You’ve probably heard about the new 20% tax deduction for “Pass Through” entities under the Tax Cuts and Jobs Act (TCJA), and have wondered if musicians qualify. For those who are self-employed (1099, not W-2) here are five frequently asked questions:
1. Do I have to form a corporation in order to qualify for this benefit?
No. The good news is that you simply need to have Schedule C income, whether you are a sole proprietor (including 1099 independent contractor), or an LLC, Partnership, or S-Corporation.
2. How does it work?
If you report your music earnings on Schedule C, your Qualified Business Income (QBI) may be eligible for this deduction of 20%, meaning that only 80% of your net income will be taxable. Only business income – and not investment income – will qualify for the deduction. Although we call this a deduction, please note that you do not have to “itemize”, the QBI deduction is a new type of below the line deduction to your taxable income. The deduction starts in the 2018 tax year; 2017 is under the old rules.
There are some restrictions on the deduction. For example, your deduction is limited to 20% of QBI or 20% of your household’s taxable ordinary income (i.e. after standard/itemized deductions and excluding capital gains), whichever is less. If 100% of your taxable income was considered QBI, your deduction might be for less than 20% of QBI. If you are owner of a S-corp, you will be expected to pay yourself an appropriate salary, and that income will not be eligible for the QBI. If you have guaranteed draws as an LLC, that income would also be excluded from the QBI deduction.
3. What is the Service business restriction?
In order to prevent a lot of doctors, lawyers, and other high earners from quitting as employees and coming back as contractors to claim the deduction, Congress excluded from this deduction “Specified Service Businesses”, which includes not only health, law, accounting, financial services, athletics, and consulting, but also performing arts. High earning self-employed people in one of these professions will not be eligible for the 20% deduction.
4. Who is considered a high earner under the Specified Service restrictions?
If you are a performing artist and your taxable income is below $157,500 single or $315,000 married, you are eligible for the full 20% deduction. The QBI deduction will then phaseout for income above these levels over the next $50,000 single or $100,000 married. Musicians making above $207,500 single or $415,000 married are excluded completely from the 20% QBI deduction. Please note that these amounts refer to your total household income, not the amount of QBI income.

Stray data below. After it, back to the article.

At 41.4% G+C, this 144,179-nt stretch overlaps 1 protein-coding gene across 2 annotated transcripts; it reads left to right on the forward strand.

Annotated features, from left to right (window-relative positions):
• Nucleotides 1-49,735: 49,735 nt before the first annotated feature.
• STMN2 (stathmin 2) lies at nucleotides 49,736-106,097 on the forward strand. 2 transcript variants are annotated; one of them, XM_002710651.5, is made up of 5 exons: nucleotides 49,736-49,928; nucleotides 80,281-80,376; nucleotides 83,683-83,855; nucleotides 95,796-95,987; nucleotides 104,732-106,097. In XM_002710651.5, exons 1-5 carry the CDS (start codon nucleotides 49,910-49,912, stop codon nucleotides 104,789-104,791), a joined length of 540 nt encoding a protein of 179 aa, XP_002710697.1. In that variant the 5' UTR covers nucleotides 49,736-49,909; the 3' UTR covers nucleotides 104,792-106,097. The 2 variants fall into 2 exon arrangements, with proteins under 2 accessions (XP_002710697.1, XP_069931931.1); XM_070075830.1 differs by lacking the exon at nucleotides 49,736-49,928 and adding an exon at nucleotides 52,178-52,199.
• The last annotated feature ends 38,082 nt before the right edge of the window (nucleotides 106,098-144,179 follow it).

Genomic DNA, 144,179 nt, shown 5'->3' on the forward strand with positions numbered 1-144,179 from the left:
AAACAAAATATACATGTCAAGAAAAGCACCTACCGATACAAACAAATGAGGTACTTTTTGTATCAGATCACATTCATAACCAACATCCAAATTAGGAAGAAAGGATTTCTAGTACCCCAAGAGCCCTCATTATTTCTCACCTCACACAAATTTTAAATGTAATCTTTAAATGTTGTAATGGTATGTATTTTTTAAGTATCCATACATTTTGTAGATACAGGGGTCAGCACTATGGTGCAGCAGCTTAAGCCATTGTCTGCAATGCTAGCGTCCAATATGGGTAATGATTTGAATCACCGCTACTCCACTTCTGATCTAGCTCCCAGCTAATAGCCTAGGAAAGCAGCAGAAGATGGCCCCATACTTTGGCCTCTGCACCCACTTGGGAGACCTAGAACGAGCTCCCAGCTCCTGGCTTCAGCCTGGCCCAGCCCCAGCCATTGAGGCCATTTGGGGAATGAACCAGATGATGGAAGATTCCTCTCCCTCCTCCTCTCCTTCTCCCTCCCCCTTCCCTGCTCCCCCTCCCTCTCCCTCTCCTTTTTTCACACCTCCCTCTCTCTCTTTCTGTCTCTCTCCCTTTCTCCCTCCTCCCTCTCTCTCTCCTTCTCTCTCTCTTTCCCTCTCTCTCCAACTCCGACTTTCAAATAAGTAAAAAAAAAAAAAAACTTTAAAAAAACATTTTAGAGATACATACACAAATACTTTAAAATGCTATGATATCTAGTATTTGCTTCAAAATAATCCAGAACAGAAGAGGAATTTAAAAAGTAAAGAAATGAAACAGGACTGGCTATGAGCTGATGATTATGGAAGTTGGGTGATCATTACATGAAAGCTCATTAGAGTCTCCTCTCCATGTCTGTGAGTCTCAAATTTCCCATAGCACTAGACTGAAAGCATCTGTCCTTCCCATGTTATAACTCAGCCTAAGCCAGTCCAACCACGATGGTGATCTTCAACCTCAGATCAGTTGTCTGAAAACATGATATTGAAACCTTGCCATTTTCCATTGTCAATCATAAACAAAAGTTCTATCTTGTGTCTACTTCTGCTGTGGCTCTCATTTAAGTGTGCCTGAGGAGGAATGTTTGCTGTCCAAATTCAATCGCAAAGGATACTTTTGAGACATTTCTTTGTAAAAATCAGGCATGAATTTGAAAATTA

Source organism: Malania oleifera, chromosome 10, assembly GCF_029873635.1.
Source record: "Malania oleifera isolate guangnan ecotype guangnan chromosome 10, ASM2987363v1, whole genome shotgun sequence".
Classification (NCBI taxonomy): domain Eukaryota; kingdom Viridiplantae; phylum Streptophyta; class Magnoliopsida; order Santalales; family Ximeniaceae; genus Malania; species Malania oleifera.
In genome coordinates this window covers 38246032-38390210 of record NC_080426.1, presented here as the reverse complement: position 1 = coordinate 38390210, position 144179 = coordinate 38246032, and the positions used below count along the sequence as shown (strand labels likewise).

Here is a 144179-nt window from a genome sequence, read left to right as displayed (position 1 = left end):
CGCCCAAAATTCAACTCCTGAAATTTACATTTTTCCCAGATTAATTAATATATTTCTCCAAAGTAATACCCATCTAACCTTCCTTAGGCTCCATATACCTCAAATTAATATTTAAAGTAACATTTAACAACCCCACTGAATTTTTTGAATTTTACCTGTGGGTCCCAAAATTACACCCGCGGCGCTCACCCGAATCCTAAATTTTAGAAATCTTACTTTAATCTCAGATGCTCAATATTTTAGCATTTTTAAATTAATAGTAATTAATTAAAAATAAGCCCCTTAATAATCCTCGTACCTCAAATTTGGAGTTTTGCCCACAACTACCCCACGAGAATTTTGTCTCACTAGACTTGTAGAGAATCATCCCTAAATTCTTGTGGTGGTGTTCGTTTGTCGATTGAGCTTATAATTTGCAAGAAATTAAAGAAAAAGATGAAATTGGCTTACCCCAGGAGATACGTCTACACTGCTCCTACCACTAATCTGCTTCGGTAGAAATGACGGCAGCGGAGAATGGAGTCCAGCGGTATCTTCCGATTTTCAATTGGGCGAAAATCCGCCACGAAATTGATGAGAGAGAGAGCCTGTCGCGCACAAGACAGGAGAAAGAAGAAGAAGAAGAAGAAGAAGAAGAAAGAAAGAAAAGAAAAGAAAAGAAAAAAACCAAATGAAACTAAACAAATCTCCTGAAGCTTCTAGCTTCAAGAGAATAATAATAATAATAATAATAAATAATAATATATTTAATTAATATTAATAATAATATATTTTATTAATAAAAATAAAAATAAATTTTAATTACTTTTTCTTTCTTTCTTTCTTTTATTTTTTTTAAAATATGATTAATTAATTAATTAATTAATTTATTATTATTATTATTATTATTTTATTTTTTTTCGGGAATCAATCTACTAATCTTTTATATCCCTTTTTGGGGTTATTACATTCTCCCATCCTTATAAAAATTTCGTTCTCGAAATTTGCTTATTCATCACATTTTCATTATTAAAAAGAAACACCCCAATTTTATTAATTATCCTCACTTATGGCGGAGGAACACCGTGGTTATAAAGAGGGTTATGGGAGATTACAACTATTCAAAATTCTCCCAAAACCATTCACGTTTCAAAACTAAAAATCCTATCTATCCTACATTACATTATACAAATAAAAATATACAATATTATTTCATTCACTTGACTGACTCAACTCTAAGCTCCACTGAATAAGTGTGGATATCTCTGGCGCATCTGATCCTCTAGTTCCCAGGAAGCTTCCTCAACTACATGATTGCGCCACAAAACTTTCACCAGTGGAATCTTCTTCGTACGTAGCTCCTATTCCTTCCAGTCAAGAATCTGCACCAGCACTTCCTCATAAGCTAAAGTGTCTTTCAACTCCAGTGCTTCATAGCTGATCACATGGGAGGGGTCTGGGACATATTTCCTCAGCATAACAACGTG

5. Should I try to change my W-2 job into a 1099 job?
First of all, that may be impossible. Each employer is charged with correctly determining your status as an employee or independent contractor. These are not simply interchangeable categories. The IRS has a list of characteristics for being an employee versus an independent contractor. Primarily, if an employer is able to dictate how you do your work, then you are an employee. It would not be appropriate for an orchestra, university, or contractor, to list one worker as a W-2 and someone else doing the similar work as a 1099.
Second, as a W-2 employee, you have many benefits. Your employer pays half of your Social Security and Medicare payroll tax (half is 7.65%). You might think that 20% is more than 7.65%, but remember that a 20% deduction in taxable income in the 24% tax bracket only saves you 4.8% in tax. That’s less than the value of having your employer pay their 7.65% of the payroll tax.
Employees may be eligible for other benefits including health insurance, vacation, state unemployment benefits, workers comp for injuries, and most importantly, the right to unionize. The Lancaster Symphony spent eight years in court, unsuccessfully trying to assert that musicians were not employees, to prevent them from unionizing. You would have a lot to lose by not being an employee, so I am not recommending anyone try to change their employment status.
Still, I expect many of you have Schedule C income from teaching private lessons, playing weddings, or other one-time gigs. If you do have self-employment income, you should benefit from the new tax law as long as you are under the income levels listed above. If you do other related work in music – publishing, repairing instruments, making accessories, etc. – that income might not be considered a Specified Service, so be sure to talk with your tax advisor about your individual situation. We will continue to study this area looking for ways to help musicians like you take advantage of every benefit you can legally obtain.